Bible Week begins with a deeply challenging messageWednesday 02 September 2015
In his first Bible teaching in Jeremiah entitled, ‘The broken heart of God’ David, David Parker gave a deeply challenging message, calling us to personal confession, repentance and restoration.
David introduced Jeremiah as a difficult book, not just because of its mixture of styles and non–linear progression, but because of its searing and uncompromising honesty where the real anguish of broken–heartedness lies on every page.
“If there is anything that is abundantly clear from Jeremiah’s passionate, relentless, graphic, and piercingly accurate denunciation of the kingdom of Judah in coming judgement, it is that God has taken His people’s rejection and refusal personally,” he said.
“In the language and emotion of a betrayed spouse, a disregarded father, and an abandoned friend, Jeremiah’s forecast of the cataclysm of Jerusalem’s fall and Judah’s destruction is not seen as just another geopolitical event – the rise and fall of nations in the ancient near eastern world – it is viewed as the tragic outcome of a people’s historic unfaithfulness in their covenant connection with God.”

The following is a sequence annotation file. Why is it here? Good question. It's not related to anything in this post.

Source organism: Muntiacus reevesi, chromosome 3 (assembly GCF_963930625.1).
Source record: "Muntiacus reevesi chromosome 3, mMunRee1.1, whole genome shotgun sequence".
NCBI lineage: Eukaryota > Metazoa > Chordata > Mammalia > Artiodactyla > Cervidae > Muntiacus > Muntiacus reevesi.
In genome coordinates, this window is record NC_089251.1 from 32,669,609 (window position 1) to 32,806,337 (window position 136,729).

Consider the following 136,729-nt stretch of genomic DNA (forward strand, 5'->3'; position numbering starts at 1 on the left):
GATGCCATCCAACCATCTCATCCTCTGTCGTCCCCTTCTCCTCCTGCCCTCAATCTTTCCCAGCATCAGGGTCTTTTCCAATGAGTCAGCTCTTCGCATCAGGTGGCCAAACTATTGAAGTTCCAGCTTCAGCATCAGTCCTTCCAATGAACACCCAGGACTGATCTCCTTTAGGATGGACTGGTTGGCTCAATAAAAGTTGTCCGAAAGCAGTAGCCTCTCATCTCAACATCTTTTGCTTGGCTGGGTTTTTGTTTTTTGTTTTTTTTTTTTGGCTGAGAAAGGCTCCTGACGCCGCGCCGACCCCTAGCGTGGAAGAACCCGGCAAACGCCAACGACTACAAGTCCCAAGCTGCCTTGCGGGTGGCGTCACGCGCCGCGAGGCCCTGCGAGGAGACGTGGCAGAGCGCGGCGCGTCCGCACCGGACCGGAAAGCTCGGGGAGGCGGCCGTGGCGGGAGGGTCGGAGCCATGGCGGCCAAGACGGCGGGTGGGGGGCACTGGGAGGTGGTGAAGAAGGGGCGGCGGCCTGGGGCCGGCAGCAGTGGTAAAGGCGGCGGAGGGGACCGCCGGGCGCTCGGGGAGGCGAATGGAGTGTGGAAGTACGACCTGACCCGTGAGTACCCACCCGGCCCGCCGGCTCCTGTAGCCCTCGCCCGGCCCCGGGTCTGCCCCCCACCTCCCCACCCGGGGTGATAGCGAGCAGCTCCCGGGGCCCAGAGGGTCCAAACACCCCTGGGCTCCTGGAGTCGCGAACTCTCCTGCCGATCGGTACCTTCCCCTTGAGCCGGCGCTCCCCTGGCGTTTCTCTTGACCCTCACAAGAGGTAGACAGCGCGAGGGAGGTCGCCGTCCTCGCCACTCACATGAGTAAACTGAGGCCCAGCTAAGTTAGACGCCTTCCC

David continued, saying that Judah’s brokenness and ours is not beyond repair, but only possible if we do three things: respond to hard truth; recapture a bigger history; and reject worthlessness.
He called us to be honest with ourselves about the ways in which we have exchanged faithfulness to God for false idols, habits and props:
“My people have committed two sins: They have forsaken me, the spring of living water, and have dug their own cisterns, broken cisterns that cannot hold water.” (Jer 2:13)
He also urged us to take responsibility for those sins and their consequences:
“Your own conduct and actions have brought this upon you. This is your punishment. How bitter it is! How it pierces to the heart!” (Jer 4:18)
David noted that it’s easier to respond to hard truths about ourselves given by those who also speak positively to us. How much more then should we accept hard truths from God, who tells us such wonderful truths about ourselves.
He encouraged us to recapture our place in God’s history – a history far bigger and better than that which we could ever create for ourselves.
And finally to reject worthlessness by rejecting the idols that make us worthless. (Jeremiah 2:5)